What happens to your pet if you die, and how can you make sure they receive the best care possible? If you die without making plans for your pet, your property (pets included) are subject to your state’s “intestacy” laws.
Who Will Care for Your Pet When You Die?
If you pass away before making legal arrangements for your pet, the authority will likely be granted to anyone living with you or to your next-of-kin. In other words, your spouse, non-minor child, brother, sister, etc. assumes responsibility. This includes rehoming the animal, if not caring for it themselves. Most individuals are fine with this arrangement; however, make sure you evaluate the situation carefully to ensure the person receiving your pet is equipped to care for it.
Likewise, if you live alone with a spouse, ask yourself what would happen to your pet if you both passed away. These are difficult thoughts that no one likes to consider, but to ensure the best future for your pet, you must think through every scenario.
In situations where the next-of-kin is not easily reached, your will steps in. Much like appointing a guardian for a child, you can choose a caretaker for your pet. When the will goes through court, there is no question as to who is responsible for your pets when you die.
What Happens if No One is Specified?
If you fail to specify a caretaker in your will, and no family members or friends step up to the plate, your pet will be re-homed according to the court ruling. Often, a pet may go to a shelter, where it is placed for adoption to a new family. While in many cases this works well, it doesn’t always turn out for the best.
How to Ensure Your Pet Receives the Best Care Possible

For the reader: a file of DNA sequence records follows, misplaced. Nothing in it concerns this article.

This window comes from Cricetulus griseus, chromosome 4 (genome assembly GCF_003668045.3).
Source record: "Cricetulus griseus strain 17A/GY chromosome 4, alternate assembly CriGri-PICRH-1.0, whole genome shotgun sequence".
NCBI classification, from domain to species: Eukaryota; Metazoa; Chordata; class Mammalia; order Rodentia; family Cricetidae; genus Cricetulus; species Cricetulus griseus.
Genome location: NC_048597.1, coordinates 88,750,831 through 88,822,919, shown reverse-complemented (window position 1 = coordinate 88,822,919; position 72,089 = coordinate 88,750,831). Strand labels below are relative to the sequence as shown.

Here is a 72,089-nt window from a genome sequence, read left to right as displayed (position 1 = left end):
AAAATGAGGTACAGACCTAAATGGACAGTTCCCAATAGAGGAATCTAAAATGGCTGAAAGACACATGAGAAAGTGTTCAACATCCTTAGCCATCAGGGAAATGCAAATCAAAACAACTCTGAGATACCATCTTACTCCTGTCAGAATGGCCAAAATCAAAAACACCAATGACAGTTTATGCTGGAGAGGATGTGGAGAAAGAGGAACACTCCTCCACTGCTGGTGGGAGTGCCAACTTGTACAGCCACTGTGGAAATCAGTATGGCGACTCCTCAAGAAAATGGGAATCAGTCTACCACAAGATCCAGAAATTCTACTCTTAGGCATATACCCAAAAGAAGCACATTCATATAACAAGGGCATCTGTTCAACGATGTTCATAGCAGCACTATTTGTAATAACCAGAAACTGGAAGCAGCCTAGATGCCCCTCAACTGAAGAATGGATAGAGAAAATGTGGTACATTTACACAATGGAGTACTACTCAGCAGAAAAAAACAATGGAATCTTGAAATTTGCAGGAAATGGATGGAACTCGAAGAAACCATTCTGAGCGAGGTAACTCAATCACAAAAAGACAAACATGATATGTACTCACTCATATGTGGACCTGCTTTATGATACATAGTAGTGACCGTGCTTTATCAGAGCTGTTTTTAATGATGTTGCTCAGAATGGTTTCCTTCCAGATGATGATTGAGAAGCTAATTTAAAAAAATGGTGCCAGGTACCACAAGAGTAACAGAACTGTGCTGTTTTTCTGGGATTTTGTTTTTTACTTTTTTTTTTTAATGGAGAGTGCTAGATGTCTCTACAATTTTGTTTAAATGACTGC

Particularly if you live alone or don’t live with anyone able to care for your pet, you need to take a few precautions. Ensure that your pet receives quality care in your absence by taking the following 3 steps.
1. Make specifications for your pet in your will
Even if you live with family, make your desires for your pet very clear within the boundaries of your will. State whom you would like to care for your pet, and list more than one person. For example, you could say, “I want Person #1 to care for my pet if I become able to do so. If Person #1 is unable to do so, I want Person #3 to do so.” Leave no room for question as to where your pet should go.
If you don’t have friends or family members you trust to care for your pet, perhaps you can specify an organization or shelter instead.
2. Discuss your plans for your pet with your loved ones
It is not enough to simply name a caretaker in your will and call it a day. Make sure you discuss your desires with the potential caretaker. Make sure they’re okay with assuming responsibility for your pet. If not, see if they are willing to find a good home for your pet in your absence.
3. Create a trust or bequest for your pet
Finally, creating a trust (or budget) or specific bequest for your pet can help ease some of the financial burdens on its new caretaker. Talk to your lawyer about designating part of your inheritance toward food, veterinarian expenses, and other materials for your pet. This helps ensure that your pet maintains the quality of life you desire for it.